Cory United Methodist Church was honored Dec. 10 with the installation of a brass marker on its front lawn at 1117 E. 105th St. in Cleveland’s Glenville neighborhood, designating it as a historic site on Cleveland’s African American Civil Rights Trail.

The dedication was led by The Cleveland Restoration Society and Ohio History Connection, who also are behind the Civil Rights Trail markers, according to a news release. Ten other Civil Rights Trail markers will be placed at locations connected with the civil rights movement between 1964 and 1976, including Glenville High School and throughout the Hough neighborhood in Cleveland.

During the civil rights movement in the 1950s and 1960s, Cory was one of the largest Black churches, the release said. The church’s building was once home to the Cleveland Jewish Center which housed Anshe Emeth Beth Tefilo, the predecessor of Park Synagogue in Cleveland Heights and Pepper Pike. The church hosted many significant Black figures such as the Rev. Martin Luther King, Jr. and Malcolm X. According to the release, the church still features stained glass with Biblical themes, Jewish symbols and Hebrew inscriptions within its architecture.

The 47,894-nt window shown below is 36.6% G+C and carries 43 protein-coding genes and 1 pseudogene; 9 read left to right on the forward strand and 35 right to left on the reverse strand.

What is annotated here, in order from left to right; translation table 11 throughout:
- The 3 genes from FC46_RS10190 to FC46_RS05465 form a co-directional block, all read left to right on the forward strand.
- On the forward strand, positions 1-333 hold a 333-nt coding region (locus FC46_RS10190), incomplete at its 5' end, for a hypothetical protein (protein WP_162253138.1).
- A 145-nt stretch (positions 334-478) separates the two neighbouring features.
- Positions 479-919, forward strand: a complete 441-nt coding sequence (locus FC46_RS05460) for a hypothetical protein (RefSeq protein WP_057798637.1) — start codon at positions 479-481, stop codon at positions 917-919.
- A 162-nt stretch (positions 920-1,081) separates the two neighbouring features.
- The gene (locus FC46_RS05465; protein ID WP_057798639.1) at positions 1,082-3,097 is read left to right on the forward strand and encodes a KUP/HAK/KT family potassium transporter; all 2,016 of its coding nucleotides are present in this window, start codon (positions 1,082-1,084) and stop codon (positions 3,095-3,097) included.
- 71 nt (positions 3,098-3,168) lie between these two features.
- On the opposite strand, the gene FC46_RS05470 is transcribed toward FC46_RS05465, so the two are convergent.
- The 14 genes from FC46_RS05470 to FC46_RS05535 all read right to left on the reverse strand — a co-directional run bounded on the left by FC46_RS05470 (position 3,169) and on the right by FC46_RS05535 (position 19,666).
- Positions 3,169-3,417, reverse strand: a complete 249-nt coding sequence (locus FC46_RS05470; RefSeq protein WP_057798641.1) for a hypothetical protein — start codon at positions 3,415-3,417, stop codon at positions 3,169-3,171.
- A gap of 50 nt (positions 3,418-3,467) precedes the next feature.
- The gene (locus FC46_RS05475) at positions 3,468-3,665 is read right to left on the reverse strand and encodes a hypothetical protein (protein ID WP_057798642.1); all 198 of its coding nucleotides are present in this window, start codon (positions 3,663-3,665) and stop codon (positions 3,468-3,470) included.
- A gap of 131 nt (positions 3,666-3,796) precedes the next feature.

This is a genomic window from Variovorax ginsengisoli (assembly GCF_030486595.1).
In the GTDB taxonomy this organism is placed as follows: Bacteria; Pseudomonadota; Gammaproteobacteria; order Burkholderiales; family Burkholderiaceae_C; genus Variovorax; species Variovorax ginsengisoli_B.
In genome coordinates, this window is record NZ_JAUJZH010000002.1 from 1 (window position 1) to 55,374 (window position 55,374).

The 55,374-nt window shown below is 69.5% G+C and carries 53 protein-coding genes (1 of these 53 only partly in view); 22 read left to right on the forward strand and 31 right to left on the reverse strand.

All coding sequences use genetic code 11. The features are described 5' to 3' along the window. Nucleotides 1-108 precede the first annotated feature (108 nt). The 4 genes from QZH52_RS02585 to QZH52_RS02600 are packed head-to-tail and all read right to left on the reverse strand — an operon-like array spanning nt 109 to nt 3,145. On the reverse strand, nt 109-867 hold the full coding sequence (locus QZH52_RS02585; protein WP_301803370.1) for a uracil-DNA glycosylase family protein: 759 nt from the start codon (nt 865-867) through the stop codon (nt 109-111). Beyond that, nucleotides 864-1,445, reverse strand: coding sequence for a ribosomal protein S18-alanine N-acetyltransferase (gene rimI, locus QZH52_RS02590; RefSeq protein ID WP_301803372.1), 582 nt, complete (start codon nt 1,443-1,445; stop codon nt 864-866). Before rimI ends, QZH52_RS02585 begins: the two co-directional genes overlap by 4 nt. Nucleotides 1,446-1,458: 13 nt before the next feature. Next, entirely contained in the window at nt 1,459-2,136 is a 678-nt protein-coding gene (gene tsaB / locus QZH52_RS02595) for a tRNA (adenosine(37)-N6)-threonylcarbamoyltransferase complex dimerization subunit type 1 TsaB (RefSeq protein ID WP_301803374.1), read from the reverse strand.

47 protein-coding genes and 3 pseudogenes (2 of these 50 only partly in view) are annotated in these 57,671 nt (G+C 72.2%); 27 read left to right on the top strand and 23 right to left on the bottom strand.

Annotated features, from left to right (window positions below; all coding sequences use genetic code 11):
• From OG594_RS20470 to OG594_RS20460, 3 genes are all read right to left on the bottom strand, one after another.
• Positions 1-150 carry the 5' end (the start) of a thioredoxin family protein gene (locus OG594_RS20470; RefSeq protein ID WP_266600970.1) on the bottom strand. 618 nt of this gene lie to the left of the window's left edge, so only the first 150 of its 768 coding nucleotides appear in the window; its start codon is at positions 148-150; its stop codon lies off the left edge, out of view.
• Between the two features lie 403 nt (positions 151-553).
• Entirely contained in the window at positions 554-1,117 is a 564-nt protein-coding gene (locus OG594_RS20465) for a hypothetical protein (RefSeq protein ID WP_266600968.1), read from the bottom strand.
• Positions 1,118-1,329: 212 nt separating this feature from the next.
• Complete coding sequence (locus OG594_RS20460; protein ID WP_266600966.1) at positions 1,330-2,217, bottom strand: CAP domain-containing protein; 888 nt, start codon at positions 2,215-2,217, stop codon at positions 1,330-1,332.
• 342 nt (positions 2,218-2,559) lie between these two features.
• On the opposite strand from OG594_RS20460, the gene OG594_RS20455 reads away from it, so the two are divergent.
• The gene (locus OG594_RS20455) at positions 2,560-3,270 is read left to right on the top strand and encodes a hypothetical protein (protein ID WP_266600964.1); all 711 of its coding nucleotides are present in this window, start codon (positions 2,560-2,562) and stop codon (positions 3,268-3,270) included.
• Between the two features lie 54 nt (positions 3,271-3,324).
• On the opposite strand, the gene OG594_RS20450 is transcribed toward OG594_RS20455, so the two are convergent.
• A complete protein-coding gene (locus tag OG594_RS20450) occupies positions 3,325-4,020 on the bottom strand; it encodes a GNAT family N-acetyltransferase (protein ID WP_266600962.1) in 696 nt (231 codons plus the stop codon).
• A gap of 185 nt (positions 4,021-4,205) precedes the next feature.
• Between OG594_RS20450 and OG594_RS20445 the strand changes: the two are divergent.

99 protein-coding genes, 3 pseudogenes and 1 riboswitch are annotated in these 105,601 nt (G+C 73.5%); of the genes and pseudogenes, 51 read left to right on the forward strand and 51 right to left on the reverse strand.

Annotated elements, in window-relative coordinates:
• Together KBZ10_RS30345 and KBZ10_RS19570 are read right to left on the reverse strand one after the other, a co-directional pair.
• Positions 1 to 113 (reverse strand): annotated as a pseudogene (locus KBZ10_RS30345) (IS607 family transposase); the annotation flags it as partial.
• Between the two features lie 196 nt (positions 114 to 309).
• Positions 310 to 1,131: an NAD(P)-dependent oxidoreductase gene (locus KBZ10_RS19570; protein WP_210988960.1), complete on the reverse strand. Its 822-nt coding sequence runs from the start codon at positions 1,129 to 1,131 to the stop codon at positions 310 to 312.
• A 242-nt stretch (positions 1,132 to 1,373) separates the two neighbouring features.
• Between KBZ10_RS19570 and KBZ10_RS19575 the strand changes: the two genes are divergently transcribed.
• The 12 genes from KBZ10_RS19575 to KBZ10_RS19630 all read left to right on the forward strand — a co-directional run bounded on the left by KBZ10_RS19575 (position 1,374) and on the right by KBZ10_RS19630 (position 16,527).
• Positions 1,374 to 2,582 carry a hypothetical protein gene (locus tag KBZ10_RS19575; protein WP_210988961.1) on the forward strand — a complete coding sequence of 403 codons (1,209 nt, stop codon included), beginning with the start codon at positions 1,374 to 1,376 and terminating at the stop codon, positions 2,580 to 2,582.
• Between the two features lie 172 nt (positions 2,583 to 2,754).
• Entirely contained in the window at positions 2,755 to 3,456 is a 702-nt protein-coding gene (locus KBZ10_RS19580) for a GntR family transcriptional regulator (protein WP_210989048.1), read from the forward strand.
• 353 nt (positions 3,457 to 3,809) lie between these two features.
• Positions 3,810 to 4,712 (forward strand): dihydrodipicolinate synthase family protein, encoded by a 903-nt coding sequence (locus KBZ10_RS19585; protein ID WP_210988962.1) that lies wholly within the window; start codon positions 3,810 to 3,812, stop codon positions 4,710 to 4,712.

The Rev. Gregory Kendrick, Jr. delivered a message ahead of the dedication ceremony. Dramatic readings of excerpts from the speeches that King and Malcolm X gave at Cory were recited, as well as messages from other dignitaries. Park Synagogue members Roger Kramer, Elliott Simon and Ellen Petler were among the attendees. A luncheon followed in the church’s ballroom.

Additionally, the National Park Service awarded a $500,000 grant to the church to restore its brickwork and terracotta. The Cleveland Restoration Society is also nominating the building to the National Register of Historic Places, the release said.

To learn more about the African American Civil Rights Trail, visit

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